Saturday, August 30, 2008

Dog Food

Four years ago a friend of mine invited me over to help her make homemade dog food. I was hooked instantly and have been making variations of this recipe ever since.

If you’ve ever thought about making your own dog food, let me tell you that it isn’t as time consuming or expensive as you may think. The chef in me not only enjoys preparing their food but I have the secure feeling of knowing the ingredients I’m feeding them. The book I reference is by Dr. Pitcairn’s called the Complete Guide to Natural Health for Dogs and Cats.

The recipe I follow is for doggie oats, and I double the original recipe so it lasts an entire month. This makes so much at one time I actually mix it in the sink, then pack it into freezer containers, using one container per week.

First, you need to mix your Healthy Powder. This rich mixture of nutrients is used in all the recipes by Dr. Pitcairn. The recipes by themselves provide necessary protein, fat and carbs, but to make sure your dog is getting the adequate vitamins and minerals they need, we add this health powder – which all of the ingredients can be found at most natural food stores like Central Market and Whole Foods or your local herb store. If you just wanted to blend this health powder together and add it to your dog’s commercial dog food, use 1 to 2 teaspoons per day for small dogs, 2 to 3 teaspoons per day for large dogs.

Healthy Powder
2 cups nutritional or brewer’s yeast
1 cup lecithin granules
¾ cup kelp powder
4 tablespoons bone meal powder
1,000 milligrams vitamin C (ground) or ¼ teaspoon sodium ascorbate

Measure all these ingredients together in a 1-quart container and refrigerate.

Now for the dog food! When I begin making this each month my two dogs Madeline and Cole stand at my feet just waiting for me to drop something. They have become accustomed to the sounds, the smells –and know once I get everything mixed to the right consistency, they get to sample the new batch!

These are the ingredients for the doubled Doggie Oats: 10 cups raw oats, 6 lbs ground turkey, ½ cup vegetable oil, lots of raw fruits and vegetables, ¾ cup health powder, 1 tablespoon of bone meal powder, 800 IU vitamin E, 1 teaspoon soy sauce, 2 cloves garlic. For veggies I always add a small bag of carrots, zucchini and squash are great as well as apples. Lately I’ve been adding a bag of carrots which is important for vitamin A, a zucchini or two and then two or three cans of veg-all.

Start by putting all the oats in a big bowl and covering it with warm/hot water. I used to bring water to a boil and add the oats, but the purpose here is to make it really mushy, it doesn’t have to be cooked to perfection. Add a lot of water and let it sit to turn to mush. Oats are a good choice of grain for pets. Not only are oats quick-cooking, but they contain more protein per calorie than any other common grain. Keep in mind that it’s best to add some variety by substituting other grains at times. I’ve used rice and lintels in the past.

Defrost your meat if you have purchased the $1 logs of frozen turkey. Mix it up every now and then, use half ground chicken, half turkey, throw in some ground beef if you have it. If I find a container of chicken liver, I throw that into the cuisinart and puree before adding it to the ground meat mixture. Note that the recipe calls for raw meat and many vets don’t see anything wrong with a raw diet for dogs. Madeline and Cole have been on this raw diet for years until a recent vet visit changed my mind. Madeline has a few medical issues which I need to pay special attention to. To be safe and feed her the cleanest, healthiest food possible I’ve begun to cook the meat before adding to the mixture. I don’t want to take any chances with her. Another excellent point my vet brought up is if your dog has an accident in the house or even scoots their bottom across your carpet, you could have fecal matter in the house and if the dog ate raw meat and it was infected, you could have a serious problem if you had kiddos crawling around on the floor – or really for our own adult safety. Have I convinced you to cook the meat yet?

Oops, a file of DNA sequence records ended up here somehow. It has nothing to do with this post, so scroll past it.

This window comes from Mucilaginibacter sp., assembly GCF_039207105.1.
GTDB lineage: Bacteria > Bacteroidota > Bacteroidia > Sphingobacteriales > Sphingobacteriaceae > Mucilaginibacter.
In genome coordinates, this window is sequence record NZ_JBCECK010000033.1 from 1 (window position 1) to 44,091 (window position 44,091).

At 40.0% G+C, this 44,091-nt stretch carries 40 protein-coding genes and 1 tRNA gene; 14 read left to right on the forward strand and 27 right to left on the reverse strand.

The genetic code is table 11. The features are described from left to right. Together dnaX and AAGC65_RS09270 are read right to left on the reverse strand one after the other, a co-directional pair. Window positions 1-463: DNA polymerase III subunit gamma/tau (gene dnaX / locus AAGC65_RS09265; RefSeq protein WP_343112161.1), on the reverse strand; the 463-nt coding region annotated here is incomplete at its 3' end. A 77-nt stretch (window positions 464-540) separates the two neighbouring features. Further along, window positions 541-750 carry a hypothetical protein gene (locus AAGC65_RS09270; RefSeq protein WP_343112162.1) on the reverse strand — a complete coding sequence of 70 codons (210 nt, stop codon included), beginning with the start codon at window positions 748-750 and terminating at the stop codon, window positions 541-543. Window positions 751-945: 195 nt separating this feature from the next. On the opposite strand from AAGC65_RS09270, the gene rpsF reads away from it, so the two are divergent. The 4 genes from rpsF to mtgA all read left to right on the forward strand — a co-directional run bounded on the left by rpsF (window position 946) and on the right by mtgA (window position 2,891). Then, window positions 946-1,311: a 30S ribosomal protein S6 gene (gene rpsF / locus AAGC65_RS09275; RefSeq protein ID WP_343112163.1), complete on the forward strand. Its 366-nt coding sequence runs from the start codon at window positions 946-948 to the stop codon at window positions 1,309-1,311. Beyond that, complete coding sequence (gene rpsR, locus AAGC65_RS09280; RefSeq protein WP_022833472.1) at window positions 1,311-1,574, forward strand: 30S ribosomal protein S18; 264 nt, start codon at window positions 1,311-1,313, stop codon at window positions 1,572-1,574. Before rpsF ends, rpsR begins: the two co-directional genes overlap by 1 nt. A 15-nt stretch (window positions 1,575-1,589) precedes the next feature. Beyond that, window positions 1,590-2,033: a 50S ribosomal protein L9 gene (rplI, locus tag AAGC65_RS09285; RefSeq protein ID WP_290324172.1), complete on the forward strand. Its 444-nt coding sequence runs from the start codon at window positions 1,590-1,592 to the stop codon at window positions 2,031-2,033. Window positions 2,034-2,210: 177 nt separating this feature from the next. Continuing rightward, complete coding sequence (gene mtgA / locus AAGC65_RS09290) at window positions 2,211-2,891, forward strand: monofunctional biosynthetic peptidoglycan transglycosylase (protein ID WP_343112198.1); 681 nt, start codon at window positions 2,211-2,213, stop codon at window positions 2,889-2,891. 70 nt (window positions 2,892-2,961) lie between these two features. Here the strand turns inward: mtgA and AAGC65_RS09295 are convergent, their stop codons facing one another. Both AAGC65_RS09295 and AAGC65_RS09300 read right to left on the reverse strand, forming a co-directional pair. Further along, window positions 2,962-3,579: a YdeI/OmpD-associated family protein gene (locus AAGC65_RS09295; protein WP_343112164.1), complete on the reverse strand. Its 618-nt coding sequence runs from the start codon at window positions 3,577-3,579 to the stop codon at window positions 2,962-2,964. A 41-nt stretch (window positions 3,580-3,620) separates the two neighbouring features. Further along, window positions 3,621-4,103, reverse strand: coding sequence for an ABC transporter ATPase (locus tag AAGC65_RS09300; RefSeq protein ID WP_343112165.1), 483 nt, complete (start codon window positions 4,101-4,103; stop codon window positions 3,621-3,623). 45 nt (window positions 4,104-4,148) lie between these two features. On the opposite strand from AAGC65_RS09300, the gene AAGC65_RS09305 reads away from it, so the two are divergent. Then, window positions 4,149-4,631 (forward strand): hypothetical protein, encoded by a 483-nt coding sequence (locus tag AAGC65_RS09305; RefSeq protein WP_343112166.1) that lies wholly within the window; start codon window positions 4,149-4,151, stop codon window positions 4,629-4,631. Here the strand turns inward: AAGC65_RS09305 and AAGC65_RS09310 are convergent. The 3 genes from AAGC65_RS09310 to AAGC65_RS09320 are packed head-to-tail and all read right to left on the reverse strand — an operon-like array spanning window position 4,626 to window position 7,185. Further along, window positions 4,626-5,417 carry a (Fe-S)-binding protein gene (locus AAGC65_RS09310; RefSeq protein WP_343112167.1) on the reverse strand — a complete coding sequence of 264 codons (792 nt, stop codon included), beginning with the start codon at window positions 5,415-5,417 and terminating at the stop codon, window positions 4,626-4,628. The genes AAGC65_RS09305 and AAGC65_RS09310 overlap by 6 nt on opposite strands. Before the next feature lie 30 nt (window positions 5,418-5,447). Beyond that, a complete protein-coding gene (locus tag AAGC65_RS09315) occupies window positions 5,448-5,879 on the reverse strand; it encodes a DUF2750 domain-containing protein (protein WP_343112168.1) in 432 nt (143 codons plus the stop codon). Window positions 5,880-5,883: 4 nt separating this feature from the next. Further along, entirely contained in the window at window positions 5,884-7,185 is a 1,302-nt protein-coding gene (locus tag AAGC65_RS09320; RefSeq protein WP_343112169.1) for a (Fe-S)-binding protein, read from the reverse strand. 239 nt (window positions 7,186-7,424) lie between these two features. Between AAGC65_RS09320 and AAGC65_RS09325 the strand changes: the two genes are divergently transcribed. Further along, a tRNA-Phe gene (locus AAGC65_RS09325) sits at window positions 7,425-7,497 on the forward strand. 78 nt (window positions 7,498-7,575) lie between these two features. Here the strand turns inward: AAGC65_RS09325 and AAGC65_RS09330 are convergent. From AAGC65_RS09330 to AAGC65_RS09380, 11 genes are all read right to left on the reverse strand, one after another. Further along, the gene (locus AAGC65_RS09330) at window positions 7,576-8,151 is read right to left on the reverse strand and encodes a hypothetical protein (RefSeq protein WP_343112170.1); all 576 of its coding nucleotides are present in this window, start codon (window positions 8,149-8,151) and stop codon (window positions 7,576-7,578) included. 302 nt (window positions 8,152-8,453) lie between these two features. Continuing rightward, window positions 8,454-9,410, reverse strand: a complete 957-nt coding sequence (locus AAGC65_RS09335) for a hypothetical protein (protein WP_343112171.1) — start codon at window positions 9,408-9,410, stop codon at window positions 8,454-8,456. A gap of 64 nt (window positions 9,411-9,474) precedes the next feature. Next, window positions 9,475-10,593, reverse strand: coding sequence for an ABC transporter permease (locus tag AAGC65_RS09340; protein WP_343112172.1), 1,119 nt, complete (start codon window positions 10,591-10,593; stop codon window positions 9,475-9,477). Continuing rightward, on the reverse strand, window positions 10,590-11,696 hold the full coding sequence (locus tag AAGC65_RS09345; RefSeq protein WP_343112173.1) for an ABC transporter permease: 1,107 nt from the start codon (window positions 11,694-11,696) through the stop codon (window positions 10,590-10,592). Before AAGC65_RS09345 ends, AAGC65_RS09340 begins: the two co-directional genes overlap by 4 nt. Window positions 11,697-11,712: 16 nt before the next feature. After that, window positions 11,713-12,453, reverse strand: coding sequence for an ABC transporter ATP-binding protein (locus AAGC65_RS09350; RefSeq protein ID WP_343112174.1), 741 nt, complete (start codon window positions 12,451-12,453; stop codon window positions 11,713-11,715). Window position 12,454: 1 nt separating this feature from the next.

Back to the recipe: Once your oats are soggy, throw that in with the meat. Now you need to start pureeing all your fruits and vegetables. Cut everything up in small pieces, remove the stems, seeds and add in batches to your cuisinart.

Measure out the other ingredients and add it to your sink. Vegetable oil, health powder, bone meal, vitamin E, soy sauce, garlic.

Now is the gross part when you dig in with your hands and mix it up really good. You want this really moist, so if you need to add water to make it like thin oatmeal, do so. I don’t want the consistency to be soupy, but thin oatmeal is the best analogy I can come up with.

My dogs are both under 15 lbs, so they are fed ¼ cup each in the morning and ¼ each at night. This totals one cup of food per day consumed by both dogs. Back in the day, I would scoop exactly one cup of food into a ziplock bag, flatten the bag, seal, and put in freezer. I would have 30-40 little bags of food at the beginning of every month, and pull one out every night to defrost on the counter, then feed my dogs the next day from that bag. Over time, this process got tedious and wasteful of all those ziplock bags. So, my new method which I’ve used for eight months now is to scoop seven cups of food into a ziplock container. This gives me 4 or five containers of food that each lasts me a week. It has worked out much better for me.

What really gives me great joy is to watch my dogs excitement as I pull out the tub of dog food in the morning. Cole starts whining and Madeline stands on her back legs and begs for me to feed her. They gobble their food up every time, which gives me a great feeling.

Cole gobbeled his "sample" and then looks up at me asking for more. My pumpkin is too cute!

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